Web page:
Congress laughed. Everyone laughed. It was impossible. It was a folly. There were too many impediments.
“One of the largest nations on earth by 1853, when the ink dried on the Gadsden Purchase Treaty, the United States had a population of some 24 million, burgeoning through tremendous natural increase and massive drafts of European and African immigration,” writes John Hoyt Williams in A Great & Shining Road. “This growing population—energetic, brawling and often visionary—was still, however, closely tied to the coastal plains, seemingly forever halted by the ice-tipped crags of the Sierra Nevadas in the West and the turgid Mississippi River in the East: a nation severed by topography.”
And in between was a great void that maps simply designated “The Great American Desert.” What most Americans knew of that void was that it was filled with “hostile Indians” and uncounted millions of buffalo; that it was treeless and unsettled; and that it was overrun with insects and snakes. It’s not hard to imagine how dark and forbidding that sounded to most Easterners.
But there’s nothing like gold to change people’s minds, and when gold was discovered in California in 1848, it became very important to traverse that dark, forbidding, hostile desert to get to the riches.
Congress quickly stopped laughing and started fighting over where the coast-to-coast railroad should be laid. Tensions were brewing that would erupt into the Civil War as Northern and Southern senators fought to wrest control of America’s population and economic growth. Southerners would never approve federal money for a Northern route; Northerners felt the same way about a Southern route. It was only after Southern senators rushed home in the spring of 1861 to support the Confederacy that Northern senators were able to pass a bill creating the railroad in their own neighborhood.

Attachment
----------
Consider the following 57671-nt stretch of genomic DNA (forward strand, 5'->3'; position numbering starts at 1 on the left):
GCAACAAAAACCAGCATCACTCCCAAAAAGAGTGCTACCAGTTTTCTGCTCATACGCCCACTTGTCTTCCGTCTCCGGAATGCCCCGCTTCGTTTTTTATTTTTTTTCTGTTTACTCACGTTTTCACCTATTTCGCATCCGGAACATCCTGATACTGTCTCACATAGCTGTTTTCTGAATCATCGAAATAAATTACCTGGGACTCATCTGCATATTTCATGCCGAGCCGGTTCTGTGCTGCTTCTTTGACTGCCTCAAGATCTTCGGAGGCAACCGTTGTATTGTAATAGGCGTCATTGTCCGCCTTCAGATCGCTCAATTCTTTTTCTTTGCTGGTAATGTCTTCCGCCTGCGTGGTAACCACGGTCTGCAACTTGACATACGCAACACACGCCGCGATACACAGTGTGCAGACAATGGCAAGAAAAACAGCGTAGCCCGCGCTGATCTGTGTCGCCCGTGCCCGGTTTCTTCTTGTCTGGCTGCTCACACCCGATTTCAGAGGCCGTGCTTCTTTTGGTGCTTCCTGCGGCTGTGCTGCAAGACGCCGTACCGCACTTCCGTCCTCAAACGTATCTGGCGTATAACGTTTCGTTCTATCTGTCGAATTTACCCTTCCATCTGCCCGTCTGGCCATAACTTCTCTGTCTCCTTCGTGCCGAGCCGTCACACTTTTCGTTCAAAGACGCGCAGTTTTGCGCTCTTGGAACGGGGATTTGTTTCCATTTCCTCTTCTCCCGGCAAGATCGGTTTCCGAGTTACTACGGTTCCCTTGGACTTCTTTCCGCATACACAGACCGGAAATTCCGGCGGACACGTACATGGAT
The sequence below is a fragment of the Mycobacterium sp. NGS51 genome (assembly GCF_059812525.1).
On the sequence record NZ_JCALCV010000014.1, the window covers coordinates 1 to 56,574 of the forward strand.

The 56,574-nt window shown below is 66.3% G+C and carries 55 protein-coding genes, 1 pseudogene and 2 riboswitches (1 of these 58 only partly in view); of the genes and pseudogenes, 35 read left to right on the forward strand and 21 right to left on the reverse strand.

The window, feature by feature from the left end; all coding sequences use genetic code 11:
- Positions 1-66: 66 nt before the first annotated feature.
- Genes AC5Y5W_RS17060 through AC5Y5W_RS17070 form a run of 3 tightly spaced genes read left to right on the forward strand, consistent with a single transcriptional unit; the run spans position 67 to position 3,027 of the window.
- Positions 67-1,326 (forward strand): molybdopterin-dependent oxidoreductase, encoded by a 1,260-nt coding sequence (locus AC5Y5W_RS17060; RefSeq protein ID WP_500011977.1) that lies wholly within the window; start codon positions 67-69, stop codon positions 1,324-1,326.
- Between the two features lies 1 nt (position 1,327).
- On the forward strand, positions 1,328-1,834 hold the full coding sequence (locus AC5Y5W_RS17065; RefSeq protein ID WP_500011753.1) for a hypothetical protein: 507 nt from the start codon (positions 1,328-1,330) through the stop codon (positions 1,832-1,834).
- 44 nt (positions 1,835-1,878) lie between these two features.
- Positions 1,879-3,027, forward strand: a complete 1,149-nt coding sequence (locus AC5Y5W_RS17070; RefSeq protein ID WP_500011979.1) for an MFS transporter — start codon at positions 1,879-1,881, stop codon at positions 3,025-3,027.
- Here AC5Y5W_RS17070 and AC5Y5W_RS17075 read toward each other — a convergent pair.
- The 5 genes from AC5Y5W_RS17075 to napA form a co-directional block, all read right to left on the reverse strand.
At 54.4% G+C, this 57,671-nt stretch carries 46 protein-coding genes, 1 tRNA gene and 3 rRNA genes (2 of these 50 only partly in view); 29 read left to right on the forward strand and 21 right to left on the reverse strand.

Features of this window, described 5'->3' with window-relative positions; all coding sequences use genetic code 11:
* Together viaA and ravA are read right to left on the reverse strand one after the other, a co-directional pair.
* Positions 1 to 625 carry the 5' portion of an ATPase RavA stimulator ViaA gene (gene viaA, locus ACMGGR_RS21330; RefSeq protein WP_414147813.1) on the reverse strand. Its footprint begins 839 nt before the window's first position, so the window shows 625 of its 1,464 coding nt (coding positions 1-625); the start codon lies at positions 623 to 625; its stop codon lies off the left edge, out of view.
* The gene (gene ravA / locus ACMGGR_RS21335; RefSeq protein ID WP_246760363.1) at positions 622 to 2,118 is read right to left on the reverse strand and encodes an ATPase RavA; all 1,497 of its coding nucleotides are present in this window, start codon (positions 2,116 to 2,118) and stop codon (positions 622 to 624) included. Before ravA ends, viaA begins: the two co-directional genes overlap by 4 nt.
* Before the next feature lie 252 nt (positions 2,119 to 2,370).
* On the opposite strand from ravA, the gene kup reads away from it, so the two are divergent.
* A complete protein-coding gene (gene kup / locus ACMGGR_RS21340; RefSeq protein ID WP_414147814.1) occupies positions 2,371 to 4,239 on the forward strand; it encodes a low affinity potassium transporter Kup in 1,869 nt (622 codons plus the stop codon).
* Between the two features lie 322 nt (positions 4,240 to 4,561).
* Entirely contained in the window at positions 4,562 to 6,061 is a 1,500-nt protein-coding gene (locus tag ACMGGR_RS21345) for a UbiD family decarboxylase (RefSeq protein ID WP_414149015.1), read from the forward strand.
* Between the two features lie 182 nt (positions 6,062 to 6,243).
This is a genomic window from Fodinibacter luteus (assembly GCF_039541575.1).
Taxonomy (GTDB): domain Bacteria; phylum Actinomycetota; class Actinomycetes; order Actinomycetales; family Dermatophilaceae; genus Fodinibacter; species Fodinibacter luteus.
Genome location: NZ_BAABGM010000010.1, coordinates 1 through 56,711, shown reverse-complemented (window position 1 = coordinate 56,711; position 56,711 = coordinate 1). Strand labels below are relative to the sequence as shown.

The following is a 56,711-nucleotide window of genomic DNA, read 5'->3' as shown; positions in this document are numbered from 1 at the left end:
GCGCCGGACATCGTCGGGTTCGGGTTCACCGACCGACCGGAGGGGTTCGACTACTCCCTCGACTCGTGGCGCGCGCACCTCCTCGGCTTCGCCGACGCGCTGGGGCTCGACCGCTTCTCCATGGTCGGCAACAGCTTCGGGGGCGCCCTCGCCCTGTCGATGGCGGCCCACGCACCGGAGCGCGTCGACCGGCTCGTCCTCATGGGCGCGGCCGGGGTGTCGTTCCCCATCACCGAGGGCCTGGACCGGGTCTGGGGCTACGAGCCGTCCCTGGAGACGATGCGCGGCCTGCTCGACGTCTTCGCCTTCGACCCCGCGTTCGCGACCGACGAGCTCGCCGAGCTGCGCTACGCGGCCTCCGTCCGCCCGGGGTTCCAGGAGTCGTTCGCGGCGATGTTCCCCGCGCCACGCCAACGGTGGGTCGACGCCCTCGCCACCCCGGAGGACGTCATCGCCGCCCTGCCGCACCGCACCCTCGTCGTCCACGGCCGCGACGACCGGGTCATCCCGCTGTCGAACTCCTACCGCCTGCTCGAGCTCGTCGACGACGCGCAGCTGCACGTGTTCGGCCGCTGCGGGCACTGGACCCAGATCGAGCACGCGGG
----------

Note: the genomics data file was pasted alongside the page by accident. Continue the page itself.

President Abraham Lincoln happily signed the Pacific Railroad Act on July 1, 1862, citing national defense as its prime objective (although the motivating factor for years had been to open up trade). That year, Congress also passed the Homestead Act that would open up the West for settlement. (And is it ironic or prophetic that during the same year, French scientist Leon Foucault first measured what everyone thought was immeasurable—the speed of light?)
Americans were now poised on the brink of a challenging, exciting idea, and they wouldn’t take time to worry or notice the terrible price that would be paid by the people the plan exploited and displaced. Nor would citizens account for the greed, corruption and racism that haunted the project.